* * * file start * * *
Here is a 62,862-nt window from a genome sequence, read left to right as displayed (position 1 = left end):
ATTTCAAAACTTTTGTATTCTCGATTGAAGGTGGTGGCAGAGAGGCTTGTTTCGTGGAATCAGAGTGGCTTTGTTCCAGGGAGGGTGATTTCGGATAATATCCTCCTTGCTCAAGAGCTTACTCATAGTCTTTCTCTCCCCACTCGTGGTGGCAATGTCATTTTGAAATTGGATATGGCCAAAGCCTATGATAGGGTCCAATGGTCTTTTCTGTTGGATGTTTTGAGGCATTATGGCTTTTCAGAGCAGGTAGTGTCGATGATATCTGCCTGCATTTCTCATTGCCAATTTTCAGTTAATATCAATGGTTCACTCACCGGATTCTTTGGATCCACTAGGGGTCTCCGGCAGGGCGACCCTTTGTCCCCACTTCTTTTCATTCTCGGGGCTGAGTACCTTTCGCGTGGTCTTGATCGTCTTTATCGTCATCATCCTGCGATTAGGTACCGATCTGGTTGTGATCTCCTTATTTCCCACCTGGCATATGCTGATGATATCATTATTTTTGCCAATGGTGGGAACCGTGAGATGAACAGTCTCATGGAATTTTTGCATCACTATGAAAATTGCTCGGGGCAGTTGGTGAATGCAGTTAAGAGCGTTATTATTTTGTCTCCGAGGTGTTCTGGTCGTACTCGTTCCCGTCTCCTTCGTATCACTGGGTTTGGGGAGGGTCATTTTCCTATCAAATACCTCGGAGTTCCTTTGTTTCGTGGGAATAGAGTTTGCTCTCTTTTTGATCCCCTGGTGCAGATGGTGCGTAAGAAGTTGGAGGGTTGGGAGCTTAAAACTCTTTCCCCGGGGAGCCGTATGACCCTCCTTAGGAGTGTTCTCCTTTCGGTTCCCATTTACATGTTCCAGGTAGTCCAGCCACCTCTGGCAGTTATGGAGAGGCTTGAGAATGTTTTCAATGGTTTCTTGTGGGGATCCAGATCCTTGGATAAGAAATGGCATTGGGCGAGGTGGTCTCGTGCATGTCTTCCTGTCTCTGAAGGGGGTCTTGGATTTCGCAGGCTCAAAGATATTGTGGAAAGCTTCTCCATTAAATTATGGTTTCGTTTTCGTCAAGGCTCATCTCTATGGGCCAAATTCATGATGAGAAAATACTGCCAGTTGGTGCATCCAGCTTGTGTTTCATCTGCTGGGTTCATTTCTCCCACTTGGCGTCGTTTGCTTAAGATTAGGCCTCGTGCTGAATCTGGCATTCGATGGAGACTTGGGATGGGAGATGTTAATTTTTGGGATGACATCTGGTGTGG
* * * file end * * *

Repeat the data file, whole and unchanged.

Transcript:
Here is a 62,862-nt window from a genome sequence, read left to right as displayed (position 1 = left end):
ATTTCAAAACTTTTGTATTCTCGATTGAAGGTGGTGGCAGAGAGGCTTGTTTCGTGGAATCAGAGTGGCTTTGTTCCAGGGAGGGTGATTTCGGATAATATCCTCCTTGCTCAAGAGCTTACTCATAGTCTTTCTCTCCCCACTCGTGGTGGCAATGTCATTTTGAAATTGGATATGGCCAAAGCCTATGATAGGGTCCAATGGTCTTTTCTGTTGGATGTTTTGAGGCATTATGGCTTTTCAGAGCAGGTAGTGTCGATGATATCTGCCTGCATTTCTCATTGCCAATTTTCAGTTAATATCAATGGTTCACTCACCGGATTCTTTGGATCCACTAGGGGTCTCCGGCAGGGCGACCCTTTGTCCCCACTTCTTTTCATTCTCGGGGCTGAGTACCTTTCGCGTGGTCTTGATCGTCTTTATCGTCATCATCCTGCGATTAGGTACCGATCTGGTTGTGATCTCCTTATTTCCCACCTGGCATATGCTGATGATATCATTATTTTTGCCAATGGTGGGAACCGTGAGATGAACAGTCTCATGGAATTTTTGCATCACTATGAAAATTGCTCGGGGCAGTTGGTGAATGCAGTTAAGAGCGTTATTATTTTGTCTCCGAGGTGTTCTGGTCGTACTCGTTCCCGTCTCCTTCGTATCACTGGGTTTGGGGAGGGTCATTTTCCTATCAAATACCTCGGAGTTCCTTTGTTTCGTGGGAATAGAGTTTGCTCTCTTTTTGATCCCCTGGTGCAGATGGTGCGTAAGAAGTTGGAGGGTTGGGAGCTTAAAACTCTTTCCCCGGGGAGCCGTATGACCCTCCTTAGGAGTGTTCTCCTTTCGGTTCCCATTTACATGTTCCAGGTAGTCCAGCCACCTCTGGCAGTTATGGAGAGGCTTGAGAATGTTTTCAATGGTTTCTTGTGGGGATCCAGATCCTTGGATAAGAAATGGCATTGGGCGAGGTGGTCTCGTGCATGTCTTCCTGTCTCTGAAGGGGGTCTTGGATTTCGCAGGCTCAAAGATATTGTGGAAAGCTTCTCCATTAAATTATGGTTTCGTTTTCGTCAAGGCTCATCTCTATGGGCCAAATTCATGATGAGAAAATACTGCCAGTTGGTGCATCCAGCTTGTGTTTCATCTGCTGGGTTCATTTCTCCCACTTGGCGTCGTTTGCTTAAGATTAGGCCTCGTGCTGAATCTGGCATTCGATGGAGACTTGGGATGGGAGATGTTAATTTTTGGGATGACATCTGGTGTGG